Theme: A Lament
In this week’s lessons, we learn from this psalm how to deal with difficulties that come into our lives, knowing that God is our mighty refuge in whom alone we can trust.
Scripture: Psalm 31:1-24
The emotional heart of the psalm is the lament found in verses 9-13, in which David tells the Lord of his present distress and danger. In studying an earlier psalm I pointed out that language expressing acute physical affliction sometimes refers to actual sickness and sometimes not. In Psalm 30 it did. There David was so sick he was on the point of dying. In Psalm 31 the problem does not seem to be illness but rather the danger created by his enemies. For that reason the language used to describe bodily affliction should be seen primarily as metaphorical or at least as being poetically exaggerated.
The best way to read the stanza is backwards. David starts with his personal distress and works outward to its cause, and we do better if we begin with the cause and work inward to the effect it had on David. The chief problem (v. 13) is that his enemies had surrounded him on all sides and were conspiring together to take his life. This was literally true during much of David’s reign. The kingdom was surrounded by hostile neighbors, just as the present nation of Israel is surrounded by hostile Arab neighbors. But David may also be thinking of plots within his kingdom by Jewish enemies or of the days he had to flee from King Saul.
Because of the enormity of this danger and of his own apparent weakness, David was scorned by his neighbors and was even deserted by his friends (vv. 11, 12). Many people have experienced this. As long as we are successful or influential or rich, everyone wants to know us and be considered our friend. But as soon as we lose these advantages, people desert us. This is the way of the world. We should not be surprised at it. We should only be thankful that God is quite different.
Finally, because of his precarious position and of being deserted by his friends, David was affected physically. His strength seemed to fail, his bones and eyes growing weak and his body was filled with grief. These words may be poetic exaggeration, as I said, but they describe real affliction. They describe the weakness, sorrow and grief of many.
Earlier in this study I said that the body of the psalm moves from the emotional crest of praying to God down into a trough of sorrow and then back upward to a crest of praise again. In the last section we were in the trough. In this section (vv. 14-18) we are starting up the other side.
To many people the most striking sentence in these verses is the first in verse 15, which says, “My times are in your hands.” What times are these? Well, all times. The times of our youth are in God’s hands, times when others make decisions for us. Some of those decisions are good decisions, some are bad. But God holds both the good and bad in his hands and works all things for the good of those who love him.
The times of our maturity are in God’s hands, that is, days in which we are (or should be) about our Father’s business. In such days we probably have successes, but we also have defeats. Even in spiritual work everything does not always go well. Does that mean that God has abandoned us? Not at all. The times of defeat as well as the times of victory are controlled by God.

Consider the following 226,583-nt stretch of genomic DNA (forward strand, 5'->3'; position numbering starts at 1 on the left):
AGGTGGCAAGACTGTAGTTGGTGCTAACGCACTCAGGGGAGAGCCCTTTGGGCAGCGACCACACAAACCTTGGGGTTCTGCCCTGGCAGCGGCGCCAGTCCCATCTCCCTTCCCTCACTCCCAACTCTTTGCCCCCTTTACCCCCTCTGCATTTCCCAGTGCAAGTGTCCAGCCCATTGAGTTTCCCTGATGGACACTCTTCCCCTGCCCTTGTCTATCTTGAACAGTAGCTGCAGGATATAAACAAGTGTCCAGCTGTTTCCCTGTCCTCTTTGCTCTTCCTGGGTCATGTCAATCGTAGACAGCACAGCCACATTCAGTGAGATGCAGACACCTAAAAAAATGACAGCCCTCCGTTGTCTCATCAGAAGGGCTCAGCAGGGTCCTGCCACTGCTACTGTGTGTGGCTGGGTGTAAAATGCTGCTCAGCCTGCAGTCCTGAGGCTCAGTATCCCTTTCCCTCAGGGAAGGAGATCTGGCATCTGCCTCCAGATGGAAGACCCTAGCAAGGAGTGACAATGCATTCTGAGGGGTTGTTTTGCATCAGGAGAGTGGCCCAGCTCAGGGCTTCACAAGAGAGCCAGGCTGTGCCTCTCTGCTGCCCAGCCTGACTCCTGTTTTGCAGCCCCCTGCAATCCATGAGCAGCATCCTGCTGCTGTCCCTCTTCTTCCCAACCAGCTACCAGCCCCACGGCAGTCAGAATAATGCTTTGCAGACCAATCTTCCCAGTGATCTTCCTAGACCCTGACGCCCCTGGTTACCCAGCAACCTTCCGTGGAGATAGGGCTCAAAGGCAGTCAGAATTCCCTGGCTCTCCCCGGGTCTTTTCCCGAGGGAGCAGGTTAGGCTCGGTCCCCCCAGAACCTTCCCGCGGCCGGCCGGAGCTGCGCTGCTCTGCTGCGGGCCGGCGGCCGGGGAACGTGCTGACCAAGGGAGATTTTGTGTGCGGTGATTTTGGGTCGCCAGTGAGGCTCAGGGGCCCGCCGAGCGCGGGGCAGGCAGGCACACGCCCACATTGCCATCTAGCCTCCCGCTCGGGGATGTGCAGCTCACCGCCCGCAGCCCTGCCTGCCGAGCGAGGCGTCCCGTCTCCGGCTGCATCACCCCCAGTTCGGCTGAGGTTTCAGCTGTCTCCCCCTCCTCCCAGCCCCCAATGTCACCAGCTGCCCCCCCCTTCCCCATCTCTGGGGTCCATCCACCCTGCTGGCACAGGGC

Finally, the times of our old age are in God’s hand, days in which the strength of youth have faded away and the opportunities for starting new works are past. God cares for us also in old age, and he is able to bless those days as much as any others:
Even down to old age thy saints shall proveThine own inestimable, unchangeable love.And when hoary heirs shall their temples adornLike lambs they shall to thy bosom be borne.
What this means in brief is that God is present in all the circumstances of your life. Nothing ever comes into your life to surprise him. Indeed, nothing can come into your life that has not first of all passed through the filter of his “good, pleasing and perfect will” (Rom. 12:2). “In all things God works for the good of those who love him,” Paul says (Rom. 8:28). Therefore, like Paul, we can also say, “I have learned to be content whatever the circumstances” (Phil. 4:11).
Study Questions:

What seems to be the source of David’s affliction?
What does Dr. Boice mean when he says that it is better to read the lament stanza (vv. 9-13) backwards?

Reflection: What does it mean to say, “My times are in your hands” (v. 15)? How is the Lord calling you to live in that way?

Study Questions
Tagged under
More Resources from James Montgomery Boice

Subscribe to the Think & Act Biblically Devotional

Alliance of Confessional Evangelicals

About the Alliance

The Alliance is a coalition of believers who hold to the historic creeds and confessions of the Reformed faith and proclaim biblical doctrine in order to foster a Reformed awakening in today’s Church.

Canadian Donors

Canadian Committee of The Bible Study Hour
PO Box 24087, RPO Josephine
North Bay, ON, P1B 0C7